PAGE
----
Wolfgang Lüth (15 October 1913 – 14 May 1945) was the second most successful German U-boat ace of World War II. His career record of 46 merchant ships plus the French submarine Doris sunk during 15 war patrols, with a total displacement of 225,204 gross register tons (GRT), was second only to that of Korvettenkapitän (Lieutenant Commander) Otto Kretschmer, whose 47 sinkings totaled 273.043 GRT.
Lüth joined the Reichsmarine in 1933. After a period of training on surface vessels, he transferred to the U-boat service in 1936. In December 1939 he received command of U-9, which he took on six war-patrols. In June 1940 he took command of U-138 for two patrols. In October 1940 he transferred again, this time to the ocean-going submarine U-43 for five war-patrols. After two patrols on U-181, the second being his longest of the war, he was awarded the Knight's Cross of the Iron Cross with Oak Leaves, Swords and Diamonds. He was the first of two U-boat commanders to be so honored during World War II, the other recipient being Albrecht Brandi.
Lüth's last service position was commander of the Naval Academy Mürwik near Flensburg. He was accidentally shot and killed by a German sentry on the night of 13/14 May 1945. On 16 May 1945, Lüth was given the last state funeral in the Third Reich.
Lüth was a Baltic German born in Riga, then part of the Russian Empire. He went to the Naturwissenschaftliches Gymnasium there and after he had received his Abitur (certificate), he studied law for three semesters at the Herder-Institut. With his parents' approval he left Latvia to join the German Reichsmarine (renamed Kriegsmarine in 1935) on 1 April 1933 as an officer candidate. After he underwent basic military training, he was transferred to the training ship Gorch Fock attaining the rank of Seekadett (naval cadet) on 23 September 1933. He initially served with the surface fleet, going on a nine-month training tour around the world in the cruiser Karlsruhe from 24 September 1933 to 27 June 1934. He advanced in rank to Fähnrich zur See (midshipman) on 1 July 1934 and served for a year aboard the light cruiser Königsberg (22 March 1936 – 31 January 1937), attaining the rank of Oberfähnrich zur See (senior midshipman) on 1 April 1936 and Leutnant zur See (ensign) on 1 October 1936.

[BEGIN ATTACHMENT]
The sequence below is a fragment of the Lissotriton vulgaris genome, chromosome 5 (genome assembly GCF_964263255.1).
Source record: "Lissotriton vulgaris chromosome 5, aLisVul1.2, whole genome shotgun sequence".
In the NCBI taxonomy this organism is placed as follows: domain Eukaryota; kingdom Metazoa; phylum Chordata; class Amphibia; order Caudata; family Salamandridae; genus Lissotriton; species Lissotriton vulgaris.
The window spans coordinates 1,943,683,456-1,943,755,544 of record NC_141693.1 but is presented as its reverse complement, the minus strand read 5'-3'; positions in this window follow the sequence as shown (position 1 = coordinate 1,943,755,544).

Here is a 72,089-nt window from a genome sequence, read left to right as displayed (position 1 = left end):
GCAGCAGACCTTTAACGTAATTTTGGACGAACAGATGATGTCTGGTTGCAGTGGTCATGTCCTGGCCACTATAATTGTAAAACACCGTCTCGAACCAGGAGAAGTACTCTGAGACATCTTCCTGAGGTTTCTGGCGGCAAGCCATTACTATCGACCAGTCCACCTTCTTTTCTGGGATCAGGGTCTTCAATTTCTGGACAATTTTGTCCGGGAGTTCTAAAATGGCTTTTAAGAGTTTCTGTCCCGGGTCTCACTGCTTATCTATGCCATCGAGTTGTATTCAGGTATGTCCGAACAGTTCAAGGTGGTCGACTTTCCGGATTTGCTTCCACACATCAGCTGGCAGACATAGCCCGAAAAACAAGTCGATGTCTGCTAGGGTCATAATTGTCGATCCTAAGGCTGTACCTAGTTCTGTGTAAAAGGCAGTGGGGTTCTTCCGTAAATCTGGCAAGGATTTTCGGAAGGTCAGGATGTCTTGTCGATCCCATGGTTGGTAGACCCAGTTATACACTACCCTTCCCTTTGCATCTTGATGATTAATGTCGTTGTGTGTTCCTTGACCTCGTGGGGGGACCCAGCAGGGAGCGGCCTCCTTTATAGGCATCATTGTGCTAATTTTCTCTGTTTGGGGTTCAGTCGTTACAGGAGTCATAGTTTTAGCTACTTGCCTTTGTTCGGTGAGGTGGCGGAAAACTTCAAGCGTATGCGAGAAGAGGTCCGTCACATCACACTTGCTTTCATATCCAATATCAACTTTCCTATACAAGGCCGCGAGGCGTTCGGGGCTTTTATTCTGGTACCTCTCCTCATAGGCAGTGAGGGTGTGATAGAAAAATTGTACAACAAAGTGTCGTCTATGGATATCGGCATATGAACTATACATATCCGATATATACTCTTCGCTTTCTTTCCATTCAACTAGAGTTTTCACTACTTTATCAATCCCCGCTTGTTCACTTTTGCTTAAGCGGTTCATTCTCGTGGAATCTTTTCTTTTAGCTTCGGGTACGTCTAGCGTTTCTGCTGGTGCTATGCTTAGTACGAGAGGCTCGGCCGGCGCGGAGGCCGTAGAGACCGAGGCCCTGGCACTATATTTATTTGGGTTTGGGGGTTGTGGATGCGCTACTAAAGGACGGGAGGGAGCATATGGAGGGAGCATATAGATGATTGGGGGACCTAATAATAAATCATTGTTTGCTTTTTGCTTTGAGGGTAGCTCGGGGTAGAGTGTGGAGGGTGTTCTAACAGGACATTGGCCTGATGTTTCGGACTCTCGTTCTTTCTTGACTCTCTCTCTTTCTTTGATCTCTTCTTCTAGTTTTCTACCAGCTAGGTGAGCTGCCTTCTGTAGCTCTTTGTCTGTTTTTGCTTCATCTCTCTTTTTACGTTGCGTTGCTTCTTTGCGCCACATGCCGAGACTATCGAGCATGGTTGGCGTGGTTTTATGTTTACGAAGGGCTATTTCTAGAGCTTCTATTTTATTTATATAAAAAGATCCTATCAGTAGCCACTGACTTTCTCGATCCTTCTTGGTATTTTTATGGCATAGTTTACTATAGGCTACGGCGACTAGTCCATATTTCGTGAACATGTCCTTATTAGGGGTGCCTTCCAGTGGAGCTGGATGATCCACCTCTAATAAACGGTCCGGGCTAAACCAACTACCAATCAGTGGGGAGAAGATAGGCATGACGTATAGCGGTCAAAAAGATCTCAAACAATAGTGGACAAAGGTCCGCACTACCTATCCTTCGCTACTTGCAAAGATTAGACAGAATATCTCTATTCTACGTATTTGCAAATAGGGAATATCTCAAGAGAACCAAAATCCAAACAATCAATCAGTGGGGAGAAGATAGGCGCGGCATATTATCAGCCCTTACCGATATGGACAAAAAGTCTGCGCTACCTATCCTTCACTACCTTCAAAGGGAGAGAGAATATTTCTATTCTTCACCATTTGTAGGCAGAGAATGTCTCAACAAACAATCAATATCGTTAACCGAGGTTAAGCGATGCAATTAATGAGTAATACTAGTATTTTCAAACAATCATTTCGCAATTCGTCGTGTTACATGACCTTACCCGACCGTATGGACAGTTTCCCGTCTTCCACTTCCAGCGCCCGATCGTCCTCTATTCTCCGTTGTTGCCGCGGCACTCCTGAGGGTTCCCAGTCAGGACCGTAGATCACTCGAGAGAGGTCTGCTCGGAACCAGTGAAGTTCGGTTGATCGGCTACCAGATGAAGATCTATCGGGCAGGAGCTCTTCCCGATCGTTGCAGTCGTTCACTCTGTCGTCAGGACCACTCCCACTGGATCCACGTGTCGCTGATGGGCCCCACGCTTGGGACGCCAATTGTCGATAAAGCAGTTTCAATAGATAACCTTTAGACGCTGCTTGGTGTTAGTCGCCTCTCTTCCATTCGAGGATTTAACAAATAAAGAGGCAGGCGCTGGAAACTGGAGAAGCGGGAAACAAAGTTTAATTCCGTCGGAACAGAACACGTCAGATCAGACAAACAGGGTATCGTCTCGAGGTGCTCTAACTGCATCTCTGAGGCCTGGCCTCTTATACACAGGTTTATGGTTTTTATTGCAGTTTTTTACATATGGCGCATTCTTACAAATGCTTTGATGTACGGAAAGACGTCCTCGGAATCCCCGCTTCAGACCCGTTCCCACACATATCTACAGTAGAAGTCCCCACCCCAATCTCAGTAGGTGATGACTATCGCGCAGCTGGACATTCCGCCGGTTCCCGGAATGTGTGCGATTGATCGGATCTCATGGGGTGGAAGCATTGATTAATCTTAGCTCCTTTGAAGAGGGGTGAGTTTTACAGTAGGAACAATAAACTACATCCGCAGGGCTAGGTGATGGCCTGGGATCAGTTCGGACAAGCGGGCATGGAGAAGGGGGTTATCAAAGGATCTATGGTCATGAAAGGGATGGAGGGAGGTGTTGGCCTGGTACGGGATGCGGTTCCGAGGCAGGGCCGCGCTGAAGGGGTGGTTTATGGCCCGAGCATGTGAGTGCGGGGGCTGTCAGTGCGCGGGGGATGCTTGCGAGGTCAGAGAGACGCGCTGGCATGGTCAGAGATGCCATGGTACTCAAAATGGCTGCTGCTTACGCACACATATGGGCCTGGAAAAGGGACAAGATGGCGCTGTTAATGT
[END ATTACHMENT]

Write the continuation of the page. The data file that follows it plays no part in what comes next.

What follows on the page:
In February 1937 he transferred to the U-boat arm and was promoted to Oberleutnant zur See (lieutenant) on 1 June 1938. In July he was appointed 2nd Watch Officer of U-27 (3 July 1938 – 23 October 1938). He sailed on a patrol in Spanish waters during the civil war in that country on the U-boat tender Erwin Wassner (13 April 1939 – 18 May 1939). In October he was appointed the 1st Watch Officer of U-38 under the command of Kapitänleutnant (Lieutenant) Heinrich Liebe, who during the course of World War II would earn the Knight's Cross of the Iron Cross with Oak Leaves. When war broke out, Lüth was on patrol with U-38 which had left Wilhelmshaven on 19 August 1939 and patrolled the Western Approaches until returning to base on 18 September 1939.
On 30 December 1939 Lüth took command of U-9, a Type IIB U-boat. He went on six patrols with this boat, achieving steady success. In January 1940, U-9 sank the Swedish merchantman Flandria, following the premature ignition of a smoke float. This surface attack was carried out while U-9's bridge was filled with onlooking crew members. Other sinkings included the surfaced French submarine Doris on 9 May 1940 and seven merchant ships with a total of 16,669 gross register tons (GRT). An attack on ORP Błyskawica on 20 April 1940, however, was unsuccessful as the torpedoes malfunctioned and detonated in the wake of the destroyer.
On 27 June 1940 Lüth took command of U-138, a Type IID submarine, with which he sank four ships on his first patrol, totalling 34,644 GRT. In October, U-138 returned from his second patrol, during which it fired a torpedo at (but missed) the Norwegian merchant steamer SS Dagrun (4,562 GRT), sank the British merchant steamer SS Bonheur (5,327 GRT) and damaged the British motor tanker British Glory (6,993 GRT). Initially, the German authorities believed that British Glory had been sunk and Lüth was nominated for the Knight's Cross of the Iron Cross, which he was awarded on 24 October 1940. In the radio announcement, Lüth was credited with sinking 12 ships and one submarine of 87,236 tons, when in reality sunken tonnage added up to only 51,316 GRT by the end of September, rising to 56,643 GRT on 15 October 1940.